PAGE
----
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Christine Blasey Ford Presents Award to First Gymnast to Speak Out Against Nassar

Ford presented Sports Illustrated's Inspiration of the Year award to Rachael Denhollander, who brought the first of more than 160 allegations of sexual abuse against Larry Nassar.
Christine Blasey Ford

On Tuesday night, Christine Blasey Ford presented Sports Illustrated's Inspiration of the Year award to Rachael Denhollander, the first of more than 160 women to bring sexual abuse allegations against former USA gymnastics doctor Larry Nassar.

Ford introduced Denhollander as the award's recipient remotely, in a video where she spoke of her admiration for Denhollander's strength in coming forward—a challenge she herself knows well from having brought sexual assault accusations against then-Supreme Court nominee Brett Kavanaugh earlier this year.


"Rachael Denhollander, I am in awe of you, and I will always be inspired by you," Ford said. "In stepping forward, you took a huge risk and you galvanized future generations to come forward, even when the odds are seemingly stacked against them. The lasting lesson is that we all have the power to create real change, and we cannot allow ourselves to be defined by the acts of others."

Denhollander went public with her allegations against Nassar in 2016, when she reached out to the Indy Star to go on the record about her experience being repeatedly sexually assaulted by Nassar during treatments she received from him in 2000 for lower-back pain. Over the course of multiple treatments, Denhollander said Nassar escalated his sexual abuse, groping her genitals and breasts and penetrating her vagina and anus.

Denhollander's story opened the floodgates. After she came forward, some 160 women followed suit, including recent Olympic medalists Aly Raisman, Simone Biles, and Gabby Douglas.

Earlier this year, nearly all of them appeared in a Michigan courtroom to provide victim impact statements over the course of what turned into a marathon seven-day hearing.

"Larry's the most dangerous type of abuser," Denhollander said in her 36-minute statement. "One who is capable of manipulating his victims through coldly calculated grooming methodologies, presenting the most wholesome, caring external persona as a deliberate means to insure a steady stream of children to assault.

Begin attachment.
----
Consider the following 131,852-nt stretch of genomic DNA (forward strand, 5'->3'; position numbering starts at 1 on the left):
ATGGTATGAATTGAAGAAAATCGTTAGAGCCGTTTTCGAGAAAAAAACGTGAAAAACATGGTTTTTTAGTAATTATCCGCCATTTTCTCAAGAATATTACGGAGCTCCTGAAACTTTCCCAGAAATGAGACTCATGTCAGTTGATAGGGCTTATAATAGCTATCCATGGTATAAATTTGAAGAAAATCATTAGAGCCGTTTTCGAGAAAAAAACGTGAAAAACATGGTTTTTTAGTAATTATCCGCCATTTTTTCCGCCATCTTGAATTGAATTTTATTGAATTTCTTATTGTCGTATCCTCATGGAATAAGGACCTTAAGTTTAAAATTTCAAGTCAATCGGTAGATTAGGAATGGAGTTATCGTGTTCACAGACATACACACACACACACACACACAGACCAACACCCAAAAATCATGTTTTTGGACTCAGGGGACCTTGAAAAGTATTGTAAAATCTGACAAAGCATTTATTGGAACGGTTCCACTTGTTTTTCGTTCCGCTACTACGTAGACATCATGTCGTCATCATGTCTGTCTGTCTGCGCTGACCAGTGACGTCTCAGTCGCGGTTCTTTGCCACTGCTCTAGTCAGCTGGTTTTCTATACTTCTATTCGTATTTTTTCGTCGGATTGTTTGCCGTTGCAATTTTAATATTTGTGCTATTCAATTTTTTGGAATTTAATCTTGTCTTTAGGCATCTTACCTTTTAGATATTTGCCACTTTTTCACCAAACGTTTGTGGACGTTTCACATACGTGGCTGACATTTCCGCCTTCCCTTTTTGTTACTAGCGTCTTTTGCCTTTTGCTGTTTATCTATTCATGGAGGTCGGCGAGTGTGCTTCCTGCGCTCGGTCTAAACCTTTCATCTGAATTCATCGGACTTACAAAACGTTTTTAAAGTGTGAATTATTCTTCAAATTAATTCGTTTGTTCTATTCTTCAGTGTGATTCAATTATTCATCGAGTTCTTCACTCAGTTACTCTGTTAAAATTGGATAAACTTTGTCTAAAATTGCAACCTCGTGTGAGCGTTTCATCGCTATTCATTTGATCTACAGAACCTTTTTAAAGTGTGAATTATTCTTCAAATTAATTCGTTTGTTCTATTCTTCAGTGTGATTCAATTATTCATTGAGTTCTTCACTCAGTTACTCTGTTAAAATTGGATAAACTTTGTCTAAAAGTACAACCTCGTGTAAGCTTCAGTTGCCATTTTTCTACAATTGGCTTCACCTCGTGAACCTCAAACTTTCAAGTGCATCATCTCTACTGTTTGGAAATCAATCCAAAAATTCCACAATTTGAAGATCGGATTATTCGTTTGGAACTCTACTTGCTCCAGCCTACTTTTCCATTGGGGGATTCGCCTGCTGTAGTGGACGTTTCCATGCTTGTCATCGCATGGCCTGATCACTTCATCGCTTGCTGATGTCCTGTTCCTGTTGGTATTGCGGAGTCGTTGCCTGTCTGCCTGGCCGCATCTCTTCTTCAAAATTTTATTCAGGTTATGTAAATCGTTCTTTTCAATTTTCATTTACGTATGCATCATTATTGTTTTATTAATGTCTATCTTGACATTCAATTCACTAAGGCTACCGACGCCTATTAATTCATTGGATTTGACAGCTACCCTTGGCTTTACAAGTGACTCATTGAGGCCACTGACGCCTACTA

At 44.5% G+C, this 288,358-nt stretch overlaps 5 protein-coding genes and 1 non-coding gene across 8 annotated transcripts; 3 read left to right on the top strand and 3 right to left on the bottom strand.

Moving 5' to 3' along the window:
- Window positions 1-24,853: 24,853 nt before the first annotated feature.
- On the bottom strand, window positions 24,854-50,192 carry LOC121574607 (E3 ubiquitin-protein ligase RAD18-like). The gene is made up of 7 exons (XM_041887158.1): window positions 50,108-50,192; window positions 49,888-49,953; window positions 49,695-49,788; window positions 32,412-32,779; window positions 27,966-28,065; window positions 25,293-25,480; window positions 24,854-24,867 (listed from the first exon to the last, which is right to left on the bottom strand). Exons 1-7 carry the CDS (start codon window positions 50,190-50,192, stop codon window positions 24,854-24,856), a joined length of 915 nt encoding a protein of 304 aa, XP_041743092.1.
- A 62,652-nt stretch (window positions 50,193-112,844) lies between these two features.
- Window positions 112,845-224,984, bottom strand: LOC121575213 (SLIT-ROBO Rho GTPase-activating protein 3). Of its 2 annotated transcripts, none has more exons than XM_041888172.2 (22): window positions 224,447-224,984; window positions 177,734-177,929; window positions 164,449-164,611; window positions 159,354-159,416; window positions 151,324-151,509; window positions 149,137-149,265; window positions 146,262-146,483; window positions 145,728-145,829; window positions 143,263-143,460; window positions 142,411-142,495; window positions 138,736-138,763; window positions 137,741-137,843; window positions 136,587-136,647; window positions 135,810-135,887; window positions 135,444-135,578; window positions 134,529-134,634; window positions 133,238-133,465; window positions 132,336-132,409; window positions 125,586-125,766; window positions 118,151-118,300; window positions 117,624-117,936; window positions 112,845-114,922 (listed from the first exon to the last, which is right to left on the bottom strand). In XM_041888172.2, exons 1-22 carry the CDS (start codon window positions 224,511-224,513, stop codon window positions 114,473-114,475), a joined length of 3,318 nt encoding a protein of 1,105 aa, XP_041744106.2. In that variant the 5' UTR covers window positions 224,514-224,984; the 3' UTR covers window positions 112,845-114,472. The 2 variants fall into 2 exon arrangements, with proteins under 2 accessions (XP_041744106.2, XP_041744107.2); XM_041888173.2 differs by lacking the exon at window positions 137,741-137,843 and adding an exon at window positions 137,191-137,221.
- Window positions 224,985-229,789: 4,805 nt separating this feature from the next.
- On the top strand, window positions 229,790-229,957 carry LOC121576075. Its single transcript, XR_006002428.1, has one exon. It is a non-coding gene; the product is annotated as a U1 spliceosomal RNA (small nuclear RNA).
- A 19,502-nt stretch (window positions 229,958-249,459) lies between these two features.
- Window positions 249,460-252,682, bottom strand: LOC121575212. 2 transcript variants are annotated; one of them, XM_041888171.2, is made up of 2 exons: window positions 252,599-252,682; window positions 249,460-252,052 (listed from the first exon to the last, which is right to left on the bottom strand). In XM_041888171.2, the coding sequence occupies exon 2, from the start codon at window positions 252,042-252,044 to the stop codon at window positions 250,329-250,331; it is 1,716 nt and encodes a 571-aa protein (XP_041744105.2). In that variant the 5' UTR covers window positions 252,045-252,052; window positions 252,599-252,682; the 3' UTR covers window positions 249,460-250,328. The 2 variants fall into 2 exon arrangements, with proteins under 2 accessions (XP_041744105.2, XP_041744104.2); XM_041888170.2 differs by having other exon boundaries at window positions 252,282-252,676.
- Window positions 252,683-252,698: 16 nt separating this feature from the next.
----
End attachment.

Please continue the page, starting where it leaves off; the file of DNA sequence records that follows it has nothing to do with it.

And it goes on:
"So, I ask, how much is a little girl worth?" she continued. "How much priority should be placed on communicating that the fullest weight of the law will be used to protect another innocent child from the soul shattering devastation that sexual assault brings? I submit to you that these children are worth everything. Worth every protection the law can offer. Worth the maximum sentence."

After the victims' statements, Nassar wrote a letter to Judge Rosemarie Aquilina, insisting that he was a "good doctor," and blamed the media for convincing people that his treatments were "wrong and bad." He added: "Hell hath no fury like a woman scorned." Aquilina dismissed it, tossing it away from her.

"You are no longer victims, you are survivors," Aquilina told the women who testified against Nassar. "You're very strong and I have addressed you individually."

Aquilina sentenced Nassar to up to 175 years in prison, telling him: "I just signed your death warrant."

Members of Congress continue to call for a full-scale FBI investigation into the US Olympic Committee and USA Gymnastics to examine what Connecticut Senator Richard Blumenthal called a "massive cover-up" of Nassar's abuse.

And it might have never come to light were it not for Denhollander, Ford suggested.

"I am honored to speak with you from afar about a woman I admire so much, a woman who suffered abuse as a vulnerable teenage athlete, who found the courage to talk publicly to stop the abuse of others," Ford said Tuesday. "Her courage inspired other survivors to end their silence and we all know the result."